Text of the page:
By Sue Loubser, Director of Technology at Greenfield Hebrew Academy
Our year is over and we reached our goal of A Million Minutes of Activity! We never doubted we would, although we did learn a few lessons as the year progressed.
When we launched the program last September, the school was abuzz. Our head of school recalls that “kids went home and were jumping around during dinner and running around in place as friends talked to them. Children who ordinarily couldn’t easily wake up in the morning or had to be dragged out of bed suddenly popped out with great enthusiasm and energy to maximize their minutes.” Parents were amazed by the changes in their kids’ behaviors.
Although this was launched as a Middle School project – there was so much interest from younger students that our PTSA started selling Zamzee meters. They sold 50 in short order and it felt like everyone was being active!
We held a lot of competitions during the year to keep students motivated. Originally our goal was to mandate the wearing of Zamzees as part of our PE program, but mid-year we took that requirement away. That meant we had to help the kids stay motivated to keep using Zamzee.
Students could win gift cards, T-shirts, chocolates (from Israel), drinks, baseball caps and even an iPod in random drawings or as rewards for exercising over a certain number of minutes. We were also given 20 pairs of Braves tickets to give to students who met a goal for exercising. We had random reward days where if you uploaded during the day, you received a treat (which could be a Zamzee flashlight or a skin) or even a surprise recess. This helped to keep students engaged in the project, especially our 8th graders, who became less interested in Zamzee as the year progressed.
About halfway through the year, our teachers discovered ‘Zamz’ and ‘rewards’ and that brought a new infusion of life into the project as they worked to earn their Amazon gift cards. Their enthusiasm spread to the students, which resulted in a renewed level of activity – and lots and lots of challenges.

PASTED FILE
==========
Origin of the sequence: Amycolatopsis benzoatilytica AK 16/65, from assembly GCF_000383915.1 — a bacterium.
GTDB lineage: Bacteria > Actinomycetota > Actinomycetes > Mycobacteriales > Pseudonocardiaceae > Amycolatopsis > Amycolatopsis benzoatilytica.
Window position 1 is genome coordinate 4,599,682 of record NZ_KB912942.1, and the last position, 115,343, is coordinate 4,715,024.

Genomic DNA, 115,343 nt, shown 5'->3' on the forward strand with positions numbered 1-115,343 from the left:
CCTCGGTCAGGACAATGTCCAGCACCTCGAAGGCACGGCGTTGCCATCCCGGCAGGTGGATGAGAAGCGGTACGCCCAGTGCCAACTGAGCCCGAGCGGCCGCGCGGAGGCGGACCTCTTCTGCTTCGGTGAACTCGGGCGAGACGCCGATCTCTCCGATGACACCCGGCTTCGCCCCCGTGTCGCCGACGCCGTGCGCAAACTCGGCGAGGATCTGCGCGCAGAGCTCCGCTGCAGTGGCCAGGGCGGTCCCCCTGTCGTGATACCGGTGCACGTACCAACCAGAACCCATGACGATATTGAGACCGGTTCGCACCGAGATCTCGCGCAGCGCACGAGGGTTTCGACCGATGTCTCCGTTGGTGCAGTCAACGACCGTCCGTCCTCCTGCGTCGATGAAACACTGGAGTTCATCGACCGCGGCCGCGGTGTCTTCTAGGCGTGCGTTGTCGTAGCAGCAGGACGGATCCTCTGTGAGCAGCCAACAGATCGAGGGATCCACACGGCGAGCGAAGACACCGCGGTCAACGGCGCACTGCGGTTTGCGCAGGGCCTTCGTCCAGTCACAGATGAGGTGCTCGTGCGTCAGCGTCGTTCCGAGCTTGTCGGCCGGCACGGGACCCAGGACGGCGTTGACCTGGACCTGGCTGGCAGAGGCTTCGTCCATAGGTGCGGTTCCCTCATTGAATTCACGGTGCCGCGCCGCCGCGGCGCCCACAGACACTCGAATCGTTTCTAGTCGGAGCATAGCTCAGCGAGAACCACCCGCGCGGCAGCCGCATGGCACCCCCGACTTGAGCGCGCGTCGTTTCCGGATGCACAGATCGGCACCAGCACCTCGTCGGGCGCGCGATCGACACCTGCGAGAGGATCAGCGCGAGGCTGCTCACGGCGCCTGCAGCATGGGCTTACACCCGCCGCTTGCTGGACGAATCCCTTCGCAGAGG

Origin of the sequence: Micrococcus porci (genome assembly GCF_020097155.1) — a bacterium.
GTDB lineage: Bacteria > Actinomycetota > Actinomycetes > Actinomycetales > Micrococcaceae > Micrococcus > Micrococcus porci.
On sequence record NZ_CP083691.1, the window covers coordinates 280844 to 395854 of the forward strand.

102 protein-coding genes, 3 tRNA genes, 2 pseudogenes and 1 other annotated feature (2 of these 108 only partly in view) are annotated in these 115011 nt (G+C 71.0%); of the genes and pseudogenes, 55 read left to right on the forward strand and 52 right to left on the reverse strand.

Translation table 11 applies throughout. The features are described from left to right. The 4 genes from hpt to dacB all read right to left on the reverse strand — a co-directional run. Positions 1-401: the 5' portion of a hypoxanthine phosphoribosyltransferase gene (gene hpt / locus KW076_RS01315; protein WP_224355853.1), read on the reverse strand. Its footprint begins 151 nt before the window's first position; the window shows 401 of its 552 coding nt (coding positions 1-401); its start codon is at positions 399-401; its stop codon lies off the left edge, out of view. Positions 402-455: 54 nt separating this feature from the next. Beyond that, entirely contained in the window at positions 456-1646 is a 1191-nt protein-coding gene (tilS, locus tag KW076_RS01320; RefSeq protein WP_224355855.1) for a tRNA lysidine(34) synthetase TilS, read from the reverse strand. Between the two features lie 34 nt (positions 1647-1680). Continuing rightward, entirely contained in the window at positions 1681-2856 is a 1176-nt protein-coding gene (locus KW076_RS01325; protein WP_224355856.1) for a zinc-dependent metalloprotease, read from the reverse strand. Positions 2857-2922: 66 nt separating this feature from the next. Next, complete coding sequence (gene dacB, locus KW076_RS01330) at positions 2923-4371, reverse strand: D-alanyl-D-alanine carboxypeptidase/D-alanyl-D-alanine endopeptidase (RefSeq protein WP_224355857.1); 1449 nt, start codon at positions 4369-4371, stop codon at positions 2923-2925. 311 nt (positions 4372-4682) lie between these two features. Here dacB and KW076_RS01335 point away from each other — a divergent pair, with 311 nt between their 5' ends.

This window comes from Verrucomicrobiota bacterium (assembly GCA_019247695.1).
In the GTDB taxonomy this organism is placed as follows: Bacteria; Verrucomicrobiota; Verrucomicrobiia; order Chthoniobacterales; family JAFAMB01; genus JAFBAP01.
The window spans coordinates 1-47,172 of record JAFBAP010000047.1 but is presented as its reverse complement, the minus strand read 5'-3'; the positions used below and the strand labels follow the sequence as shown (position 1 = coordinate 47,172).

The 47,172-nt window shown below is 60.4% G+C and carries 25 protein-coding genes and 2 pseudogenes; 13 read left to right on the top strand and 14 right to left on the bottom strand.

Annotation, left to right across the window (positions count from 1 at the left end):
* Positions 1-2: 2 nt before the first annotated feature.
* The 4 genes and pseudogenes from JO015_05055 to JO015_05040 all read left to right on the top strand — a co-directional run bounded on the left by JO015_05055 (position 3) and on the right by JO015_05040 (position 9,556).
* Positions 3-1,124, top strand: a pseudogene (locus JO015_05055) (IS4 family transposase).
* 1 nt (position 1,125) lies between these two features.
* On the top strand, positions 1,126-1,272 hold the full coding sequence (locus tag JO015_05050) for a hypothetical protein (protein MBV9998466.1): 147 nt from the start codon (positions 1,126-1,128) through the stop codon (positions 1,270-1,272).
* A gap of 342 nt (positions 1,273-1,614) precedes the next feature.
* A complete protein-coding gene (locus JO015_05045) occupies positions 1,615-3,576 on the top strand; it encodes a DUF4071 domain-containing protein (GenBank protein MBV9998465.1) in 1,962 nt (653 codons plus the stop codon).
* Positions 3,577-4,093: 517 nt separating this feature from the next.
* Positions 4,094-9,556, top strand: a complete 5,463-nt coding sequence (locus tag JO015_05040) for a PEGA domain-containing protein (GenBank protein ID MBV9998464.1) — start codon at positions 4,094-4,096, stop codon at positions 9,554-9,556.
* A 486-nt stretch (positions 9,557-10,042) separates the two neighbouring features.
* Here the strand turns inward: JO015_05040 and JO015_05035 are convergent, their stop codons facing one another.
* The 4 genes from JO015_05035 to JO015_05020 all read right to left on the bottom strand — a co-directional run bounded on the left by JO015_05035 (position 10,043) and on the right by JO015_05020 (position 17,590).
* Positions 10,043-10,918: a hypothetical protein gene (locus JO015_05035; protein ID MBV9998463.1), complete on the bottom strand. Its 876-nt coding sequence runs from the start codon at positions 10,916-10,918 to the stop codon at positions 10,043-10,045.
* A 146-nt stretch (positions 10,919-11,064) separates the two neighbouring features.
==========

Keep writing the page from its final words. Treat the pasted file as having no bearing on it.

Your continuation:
By December we knew we had to earn 100,000 minutes a month – and we worked diligently to achieve it. We used the data we downloaded from Zamzee in our math classes – and our students created histograms, bar graphs and predictions based on the real-world data.
It was only much later in the year that our PTSA helped us buy “shoe pockets” which helped students protect their meters and keep them safe – and our core of year-long ‘Zamzee-rs’ appreciated how much easier it was to remember their meters when they had the shoe pocket as a permanent reminder on their shoe.
Based on the success of the program, we will be continuing it next year, but in a slightly different way. We will run the program formally with rising 5th graders – students who already have meters are welcome to use them, but they will not be included in our activity goal. We will ask the students to set their own group goal for the year, and the project will be a formal part of the PE program. We will also provide the students with shoe pockets to help them keep their Zamzees in a safe place and to help to protect them.
We judged the program as a definite ‘win.’ Even students who did not increase their amount of exercise were more aware of how much (and how little) they moved – and the awareness itself was important. It was a segue into conversations about health and nutrition, and it kept the focus on the importance of a healthy lifestyle every single day.
The Zamzee program was definitely a highlight and signature event of our school year!